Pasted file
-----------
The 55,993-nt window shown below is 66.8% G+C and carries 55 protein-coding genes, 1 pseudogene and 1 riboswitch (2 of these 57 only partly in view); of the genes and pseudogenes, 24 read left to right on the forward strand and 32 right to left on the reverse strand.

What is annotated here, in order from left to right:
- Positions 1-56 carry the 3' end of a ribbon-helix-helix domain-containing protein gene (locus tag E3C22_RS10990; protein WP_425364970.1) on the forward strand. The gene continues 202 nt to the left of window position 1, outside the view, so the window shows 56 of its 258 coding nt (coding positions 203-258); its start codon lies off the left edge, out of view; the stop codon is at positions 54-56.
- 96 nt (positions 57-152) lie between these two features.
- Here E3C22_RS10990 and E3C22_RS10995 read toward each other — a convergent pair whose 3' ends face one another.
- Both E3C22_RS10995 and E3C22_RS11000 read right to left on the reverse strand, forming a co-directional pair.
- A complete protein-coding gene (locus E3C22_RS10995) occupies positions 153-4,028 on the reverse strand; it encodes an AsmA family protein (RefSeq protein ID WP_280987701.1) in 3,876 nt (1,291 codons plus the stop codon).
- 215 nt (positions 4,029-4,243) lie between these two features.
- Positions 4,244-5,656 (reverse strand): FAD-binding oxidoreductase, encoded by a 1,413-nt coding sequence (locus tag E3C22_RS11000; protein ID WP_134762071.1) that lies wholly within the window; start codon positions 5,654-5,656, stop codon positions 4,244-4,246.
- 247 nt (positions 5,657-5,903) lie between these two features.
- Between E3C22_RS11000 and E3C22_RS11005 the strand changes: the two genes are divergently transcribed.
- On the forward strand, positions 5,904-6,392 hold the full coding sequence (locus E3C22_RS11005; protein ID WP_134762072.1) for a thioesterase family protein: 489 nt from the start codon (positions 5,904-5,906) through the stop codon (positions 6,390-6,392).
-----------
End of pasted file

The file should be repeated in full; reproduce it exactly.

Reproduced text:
The 55,993-nt window shown below is 66.8% G+C and carries 55 protein-coding genes, 1 pseudogene and 1 riboswitch (2 of these 57 only partly in view); of the genes and pseudogenes, 24 read left to right on the forward strand and 32 right to left on the reverse strand.

What is annotated here, in order from left to right:
- Positions 1-56 carry the 3' end of a ribbon-helix-helix domain-containing protein gene (locus tag E3C22_RS10990; protein WP_425364970.1) on the forward strand. The gene continues 202 nt to the left of window position 1, outside the view, so the window shows 56 of its 258 coding nt (coding positions 203-258); its start codon lies off the left edge, out of view; the stop codon is at positions 54-56.
- 96 nt (positions 57-152) lie between these two features.
- Here E3C22_RS10990 and E3C22_RS10995 read toward each other — a convergent pair whose 3' ends face one another.
- Both E3C22_RS10995 and E3C22_RS11000 read right to left on the reverse strand, forming a co-directional pair.
- A complete protein-coding gene (locus E3C22_RS10995) occupies positions 153-4,028 on the reverse strand; it encodes an AsmA family protein (RefSeq protein ID WP_280987701.1) in 3,876 nt (1,291 codons plus the stop codon).
- 215 nt (positions 4,029-4,243) lie between these two features.
- Positions 4,244-5,656 (reverse strand): FAD-binding oxidoreductase, encoded by a 1,413-nt coding sequence (locus tag E3C22_RS11000; protein ID WP_134762071.1) that lies wholly within the window; start codon positions 5,654-5,656, stop codon positions 4,244-4,246.
- 247 nt (positions 5,657-5,903) lie between these two features.
- Between E3C22_RS11000 and E3C22_RS11005 the strand changes: the two genes are divergently transcribed.
- On the forward strand, positions 5,904-6,392 hold the full coding sequence (locus E3C22_RS11005; protein ID WP_134762072.1) for a thioesterase family protein: 489 nt from the start codon (positions 5,904-5,906) through the stop codon (positions 6,390-6,392).